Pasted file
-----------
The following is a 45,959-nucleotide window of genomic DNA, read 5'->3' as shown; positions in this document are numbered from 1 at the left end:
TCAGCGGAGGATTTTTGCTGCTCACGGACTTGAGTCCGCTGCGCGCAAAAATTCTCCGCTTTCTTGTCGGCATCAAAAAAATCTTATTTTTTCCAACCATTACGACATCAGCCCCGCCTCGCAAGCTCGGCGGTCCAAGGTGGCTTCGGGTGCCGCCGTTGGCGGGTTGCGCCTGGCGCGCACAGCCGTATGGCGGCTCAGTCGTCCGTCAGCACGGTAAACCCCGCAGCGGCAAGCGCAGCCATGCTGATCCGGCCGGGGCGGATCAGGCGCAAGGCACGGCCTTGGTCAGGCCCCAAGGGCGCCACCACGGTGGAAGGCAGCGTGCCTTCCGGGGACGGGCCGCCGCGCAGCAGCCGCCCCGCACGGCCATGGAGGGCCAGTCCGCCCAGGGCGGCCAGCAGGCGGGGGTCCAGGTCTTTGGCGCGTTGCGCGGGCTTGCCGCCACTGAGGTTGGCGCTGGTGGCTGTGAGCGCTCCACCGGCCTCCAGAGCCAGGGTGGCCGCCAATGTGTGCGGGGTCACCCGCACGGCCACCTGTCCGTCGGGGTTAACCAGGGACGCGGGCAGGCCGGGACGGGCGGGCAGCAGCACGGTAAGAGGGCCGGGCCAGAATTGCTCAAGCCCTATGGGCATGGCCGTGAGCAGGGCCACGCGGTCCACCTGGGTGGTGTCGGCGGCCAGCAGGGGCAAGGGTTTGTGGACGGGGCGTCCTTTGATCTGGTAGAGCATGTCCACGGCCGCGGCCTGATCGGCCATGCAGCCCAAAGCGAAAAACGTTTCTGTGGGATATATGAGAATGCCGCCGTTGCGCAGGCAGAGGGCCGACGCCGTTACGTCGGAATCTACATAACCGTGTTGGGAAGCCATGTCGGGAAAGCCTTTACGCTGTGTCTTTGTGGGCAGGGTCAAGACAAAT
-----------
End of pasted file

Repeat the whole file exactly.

The following is a 45,959-nucleotide window of genomic DNA, read 5'->3' as shown; positions in this document are numbered from 1 at the left end:
TCAGCGGAGGATTTTTGCTGCTCACGGACTTGAGTCCGCTGCGCGCAAAAATTCTCCGCTTTCTTGTCGGCATCAAAAAAATCTTATTTTTTCCAACCATTACGACATCAGCCCCGCCTCGCAAGCTCGGCGGTCCAAGGTGGCTTCGGGTGCCGCCGTTGGCGGGTTGCGCCTGGCGCGCACAGCCGTATGGCGGCTCAGTCGTCCGTCAGCACGGTAAACCCCGCAGCGGCAAGCGCAGCCATGCTGATCCGGCCGGGGCGGATCAGGCGCAAGGCACGGCCTTGGTCAGGCCCCAAGGGCGCCACCACGGTGGAAGGCAGCGTGCCTTCCGGGGACGGGCCGCCGCGCAGCAGCCGCCCCGCACGGCCATGGAGGGCCAGTCCGCCCAGGGCGGCCAGCAGGCGGGGGTCCAGGTCTTTGGCGCGTTGCGCGGGCTTGCCGCCACTGAGGTTGGCGCTGGTGGCTGTGAGCGCTCCACCGGCCTCCAGAGCCAGGGTGGCCGCCAATGTGTGCGGGGTCACCCGCACGGCCACCTGTCCGTCGGGGTTAACCAGGGACGCGGGCAGGCCGGGACGGGCGGGCAGCAGCACGGTAAGAGGGCCGGGCCAGAATTGCTCAAGCCCTATGGGCATGGCCGTGAGCAGGGCCACGCGGTCCACCTGGGTGGTGTCGGCGGCCAGCAGGGGCAAGGGTTTGTGGACGGGGCGTCCTTTGATCTGGTAGAGCATGTCCACGGCCGCGGCCTGATCGGCCATGCAGCCCAAAGCGAAAAACGTTTCTGTGGGATATATGAGAATGCCGCCGTTGCGCAGGCAGAGGGCCGACGCCGTTACGTCGGAATCTACATAACCGTGTTGGGAAGCCATGTCGGGAAAGCCTTTACGCTGTGTCTTTGTGGGCAGGGTCAAGACAAAT